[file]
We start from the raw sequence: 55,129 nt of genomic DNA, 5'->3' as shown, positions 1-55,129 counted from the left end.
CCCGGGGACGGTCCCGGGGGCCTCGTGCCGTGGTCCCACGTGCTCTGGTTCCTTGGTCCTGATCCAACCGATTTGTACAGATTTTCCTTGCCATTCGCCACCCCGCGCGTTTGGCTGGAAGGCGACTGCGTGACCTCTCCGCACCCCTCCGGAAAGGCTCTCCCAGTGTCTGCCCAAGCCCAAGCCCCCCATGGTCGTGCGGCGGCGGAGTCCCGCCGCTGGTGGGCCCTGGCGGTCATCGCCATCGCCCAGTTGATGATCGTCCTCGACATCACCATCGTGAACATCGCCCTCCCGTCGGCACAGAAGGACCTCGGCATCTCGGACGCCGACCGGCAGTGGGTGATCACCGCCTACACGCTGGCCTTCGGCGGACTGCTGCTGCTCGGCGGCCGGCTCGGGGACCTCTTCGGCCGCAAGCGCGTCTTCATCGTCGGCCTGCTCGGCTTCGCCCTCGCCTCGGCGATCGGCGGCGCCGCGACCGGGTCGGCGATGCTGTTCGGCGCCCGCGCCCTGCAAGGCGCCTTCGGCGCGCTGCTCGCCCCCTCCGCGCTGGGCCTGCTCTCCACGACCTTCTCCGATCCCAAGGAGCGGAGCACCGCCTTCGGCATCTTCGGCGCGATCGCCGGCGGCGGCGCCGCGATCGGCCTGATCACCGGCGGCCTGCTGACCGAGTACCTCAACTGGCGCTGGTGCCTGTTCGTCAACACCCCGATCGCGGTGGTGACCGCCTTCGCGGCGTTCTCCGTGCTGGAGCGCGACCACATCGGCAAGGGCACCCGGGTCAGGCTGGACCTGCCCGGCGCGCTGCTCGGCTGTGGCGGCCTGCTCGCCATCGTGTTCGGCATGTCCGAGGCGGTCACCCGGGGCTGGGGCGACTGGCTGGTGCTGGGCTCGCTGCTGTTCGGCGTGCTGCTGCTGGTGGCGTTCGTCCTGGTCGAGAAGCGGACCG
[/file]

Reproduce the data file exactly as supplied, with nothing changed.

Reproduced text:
We start from the raw sequence: 55,129 nt of genomic DNA, 5'->3' as shown, positions 1-55,129 counted from the left end.
CCCGGGGACGGTCCCGGGGGCCTCGTGCCGTGGTCCCACGTGCTCTGGTTCCTTGGTCCTGATCCAACCGATTTGTACAGATTTTCCTTGCCATTCGCCACCCCGCGCGTTTGGCTGGAAGGCGACTGCGTGACCTCTCCGCACCCCTCCGGAAAGGCTCTCCCAGTGTCTGCCCAAGCCCAAGCCCCCCATGGTCGTGCGGCGGCGGAGTCCCGCCGCTGGTGGGCCCTGGCGGTCATCGCCATCGCCCAGTTGATGATCGTCCTCGACATCACCATCGTGAACATCGCCCTCCCGTCGGCACAGAAGGACCTCGGCATCTCGGACGCCGACCGGCAGTGGGTGATCACCGCCTACACGCTGGCCTTCGGCGGACTGCTGCTGCTCGGCGGCCGGCTCGGGGACCTCTTCGGCCGCAAGCGCGTCTTCATCGTCGGCCTGCTCGGCTTCGCCCTCGCCTCGGCGATCGGCGGCGCCGCGACCGGGTCGGCGATGCTGTTCGGCGCCCGCGCCCTGCAAGGCGCCTTCGGCGCGCTGCTCGCCCCCTCCGCGCTGGGCCTGCTCTCCACGACCTTCTCCGATCCCAAGGAGCGGAGCACCGCCTTCGGCATCTTCGGCGCGATCGCCGGCGGCGGCGCCGCGATCGGCCTGATCACCGGCGGCCTGCTGACCGAGTACCTCAACTGGCGCTGGTGCCTGTTCGTCAACACCCCGATCGCGGTGGTGACCGCCTTCGCGGCGTTCTCCGTGCTGGAGCGCGACCACATCGGCAAGGGCACCCGGGTCAGGCTGGACCTGCCCGGCGCGCTGCTCGGCTGTGGCGGCCTGCTCGCCATCGTGTTCGGCATGTCCGAGGCGGTCACCCGGGGCTGGGGCGACTGGCTGGTGCTGGGCTCGCTGCTGTTCGGCGTGCTGCTGCTGGTGGCGTTCGTCCTGGTCGAGAAGCGGACCG